Photo taken a few days ago in Castlewood State Park in Ballwin, Missouri. Get out and enjoy Autumn before the wind and cold sweep away all the color!
I took this picture a couple weeks ago as the local Virginia Creeper (Parthenocissus quinquefolia) population began changing into its vibrant red garb. Thank you, Nature!!!
Virginia Creeper often gets mistaken for Poison Ivy (Toxicodendron radicans), but is 5-leaved, whereas the Poison Ivy is 3-leaved. Both are native to this area, but I’d highly recommend Virginia Creeper for your garden or natural landscaping.
Just make sure not to landscape with Poison Ivy, unless you’re itching to repel your neighbors… Ha!
Picky young eater.
So no Milkweed, no Monarchs!
Grow native, save lives.
When I see Virginia Bluebells (Mertensia virginica), I know that, despite the calendar date, Spring has truly arrived!
Delicate new blooms
Ephemeral spring beauty
Look down. Don’t miss it!
Fires, floods, fallen trees,
All appears lost, all looks dead,
Yet life rekindles!
I took a 4-mile hike yesterday with some friends along Pickle Creek in Hawn State Park, near Ste. Genevieve, Missouri. Spring is finally springing, though I’ve yet to see many spring ephemerals popping up yet. Can’t wait for the bluebells (see previous post)!!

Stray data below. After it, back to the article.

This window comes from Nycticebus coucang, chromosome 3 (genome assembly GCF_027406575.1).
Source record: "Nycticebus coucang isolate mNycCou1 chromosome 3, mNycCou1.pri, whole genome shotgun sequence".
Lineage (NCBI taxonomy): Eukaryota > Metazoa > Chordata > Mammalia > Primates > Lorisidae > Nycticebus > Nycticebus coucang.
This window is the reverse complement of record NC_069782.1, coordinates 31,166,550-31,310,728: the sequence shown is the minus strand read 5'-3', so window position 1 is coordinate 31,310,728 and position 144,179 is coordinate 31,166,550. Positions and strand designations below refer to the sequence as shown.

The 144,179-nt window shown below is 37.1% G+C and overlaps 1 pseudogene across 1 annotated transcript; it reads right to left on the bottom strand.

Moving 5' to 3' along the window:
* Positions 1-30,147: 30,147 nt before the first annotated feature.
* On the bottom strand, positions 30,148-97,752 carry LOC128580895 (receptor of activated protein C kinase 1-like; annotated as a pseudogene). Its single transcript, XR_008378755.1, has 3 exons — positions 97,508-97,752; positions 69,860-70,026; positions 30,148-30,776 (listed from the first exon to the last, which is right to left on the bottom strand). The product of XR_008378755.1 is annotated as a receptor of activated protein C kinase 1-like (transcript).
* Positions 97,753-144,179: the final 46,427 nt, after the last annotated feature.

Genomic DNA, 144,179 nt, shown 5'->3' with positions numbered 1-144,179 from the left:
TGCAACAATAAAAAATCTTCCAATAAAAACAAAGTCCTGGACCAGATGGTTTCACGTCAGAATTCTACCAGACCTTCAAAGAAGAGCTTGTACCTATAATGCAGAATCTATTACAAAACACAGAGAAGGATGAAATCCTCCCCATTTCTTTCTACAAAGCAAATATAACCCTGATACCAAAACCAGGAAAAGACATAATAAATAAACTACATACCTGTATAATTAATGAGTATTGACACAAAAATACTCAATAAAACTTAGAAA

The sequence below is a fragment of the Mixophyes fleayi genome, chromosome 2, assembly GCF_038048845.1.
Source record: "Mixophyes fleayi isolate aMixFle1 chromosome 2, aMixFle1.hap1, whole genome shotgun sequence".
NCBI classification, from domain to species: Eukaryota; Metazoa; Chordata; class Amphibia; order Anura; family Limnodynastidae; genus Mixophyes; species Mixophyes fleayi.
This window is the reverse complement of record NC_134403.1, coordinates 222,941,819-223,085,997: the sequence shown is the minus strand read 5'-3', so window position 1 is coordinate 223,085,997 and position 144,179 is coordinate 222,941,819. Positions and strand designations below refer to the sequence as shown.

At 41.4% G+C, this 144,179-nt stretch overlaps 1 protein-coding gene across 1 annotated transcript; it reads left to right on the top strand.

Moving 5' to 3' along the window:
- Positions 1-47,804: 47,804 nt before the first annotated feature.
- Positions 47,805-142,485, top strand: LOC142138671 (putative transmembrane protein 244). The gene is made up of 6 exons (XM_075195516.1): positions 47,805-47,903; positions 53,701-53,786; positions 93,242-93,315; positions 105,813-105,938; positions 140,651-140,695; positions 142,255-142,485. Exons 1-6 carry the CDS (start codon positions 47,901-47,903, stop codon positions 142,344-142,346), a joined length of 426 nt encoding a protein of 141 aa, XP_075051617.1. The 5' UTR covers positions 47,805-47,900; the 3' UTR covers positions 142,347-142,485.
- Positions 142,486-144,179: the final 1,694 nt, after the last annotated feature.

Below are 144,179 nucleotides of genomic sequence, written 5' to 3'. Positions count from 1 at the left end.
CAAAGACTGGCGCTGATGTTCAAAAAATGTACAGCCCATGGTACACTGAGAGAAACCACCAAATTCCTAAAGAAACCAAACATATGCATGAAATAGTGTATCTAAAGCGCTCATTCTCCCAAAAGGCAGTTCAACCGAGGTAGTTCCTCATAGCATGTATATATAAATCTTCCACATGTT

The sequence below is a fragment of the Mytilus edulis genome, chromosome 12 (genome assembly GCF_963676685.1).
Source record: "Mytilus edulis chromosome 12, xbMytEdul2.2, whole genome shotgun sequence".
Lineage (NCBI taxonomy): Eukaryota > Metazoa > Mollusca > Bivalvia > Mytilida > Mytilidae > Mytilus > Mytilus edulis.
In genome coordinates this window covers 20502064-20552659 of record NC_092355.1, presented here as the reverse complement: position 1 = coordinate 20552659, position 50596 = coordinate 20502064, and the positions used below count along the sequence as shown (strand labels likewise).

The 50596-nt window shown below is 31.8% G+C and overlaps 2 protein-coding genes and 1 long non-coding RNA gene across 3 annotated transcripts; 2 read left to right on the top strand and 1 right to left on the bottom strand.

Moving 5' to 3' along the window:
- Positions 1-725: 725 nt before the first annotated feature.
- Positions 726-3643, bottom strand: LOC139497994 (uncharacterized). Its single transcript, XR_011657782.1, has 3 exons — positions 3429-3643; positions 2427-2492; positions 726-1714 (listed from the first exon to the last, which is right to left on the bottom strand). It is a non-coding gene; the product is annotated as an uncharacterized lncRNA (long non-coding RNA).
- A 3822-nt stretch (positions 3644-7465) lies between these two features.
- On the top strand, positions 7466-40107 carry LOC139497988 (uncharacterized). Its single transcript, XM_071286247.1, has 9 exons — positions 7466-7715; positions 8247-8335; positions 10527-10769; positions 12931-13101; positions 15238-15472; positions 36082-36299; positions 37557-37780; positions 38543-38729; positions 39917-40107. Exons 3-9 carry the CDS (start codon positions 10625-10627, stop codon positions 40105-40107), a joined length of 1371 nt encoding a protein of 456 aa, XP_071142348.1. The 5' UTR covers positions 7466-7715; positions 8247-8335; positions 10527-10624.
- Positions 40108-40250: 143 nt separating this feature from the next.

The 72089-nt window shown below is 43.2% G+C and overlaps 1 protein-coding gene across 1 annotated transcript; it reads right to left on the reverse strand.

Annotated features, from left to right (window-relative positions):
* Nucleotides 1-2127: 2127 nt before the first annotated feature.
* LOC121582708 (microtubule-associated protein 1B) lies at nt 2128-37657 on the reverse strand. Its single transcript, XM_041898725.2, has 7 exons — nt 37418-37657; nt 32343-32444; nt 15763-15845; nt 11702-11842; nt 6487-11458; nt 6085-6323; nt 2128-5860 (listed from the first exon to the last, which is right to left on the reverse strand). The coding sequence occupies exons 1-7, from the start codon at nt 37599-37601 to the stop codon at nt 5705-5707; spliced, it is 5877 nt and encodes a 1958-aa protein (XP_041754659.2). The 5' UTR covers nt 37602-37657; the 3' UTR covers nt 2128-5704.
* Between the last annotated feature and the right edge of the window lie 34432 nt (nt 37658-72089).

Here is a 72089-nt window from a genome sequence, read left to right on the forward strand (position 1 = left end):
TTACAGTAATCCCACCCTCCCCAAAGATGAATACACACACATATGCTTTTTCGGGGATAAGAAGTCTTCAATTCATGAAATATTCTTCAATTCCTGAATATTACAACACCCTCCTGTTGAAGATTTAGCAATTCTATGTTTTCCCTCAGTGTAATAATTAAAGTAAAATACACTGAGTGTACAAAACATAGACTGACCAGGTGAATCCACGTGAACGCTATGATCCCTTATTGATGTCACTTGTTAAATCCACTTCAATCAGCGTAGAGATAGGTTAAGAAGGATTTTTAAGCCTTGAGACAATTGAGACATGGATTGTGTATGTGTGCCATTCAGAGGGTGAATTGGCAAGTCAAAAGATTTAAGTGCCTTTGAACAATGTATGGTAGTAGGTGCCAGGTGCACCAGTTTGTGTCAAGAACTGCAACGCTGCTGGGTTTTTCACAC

Along part of the hiking path, we saw the charred ground and trees of a recent fire. A prescribed fire, in this neck of the woods, is not destructive; occasional fires and floods are ecologically healthy for these ecosystems. Fire helps keep the highlands from accumulating too much detritus and understory flora (and adding fuel for more-difficult-to-control wildfires). Occasional prescribed burns affect insect populations, provide additional habitat, accommodate the perpetuation of more native plants and trees, and help curb the spread of weedy or invasive plants.
Of course, always be prepared and safe when conducting prescribed burns!!
Enjoyed another fantastic day at Shaw Nature Reserve. Following my volunteering stint, I hiked through the dry glades and woodlands near the Meramec River, evaluating the Spring’s continuing transition in color. Among the most vibrant and prolific today was Dwarf Crested Iris (Iris cristata). Just another native to consider in your garden!
They are here! The Virginia Bluebells (Mertensia virginica) are finally in bloom. I walked down to the bottoms near the Meramec River at the Shaw Nature Reserve to find these wonderful spring colors filling the forest floor. It had just rained the day before, so the cloudy day and the excess moisture certainly presented some interesting photographing opportunities.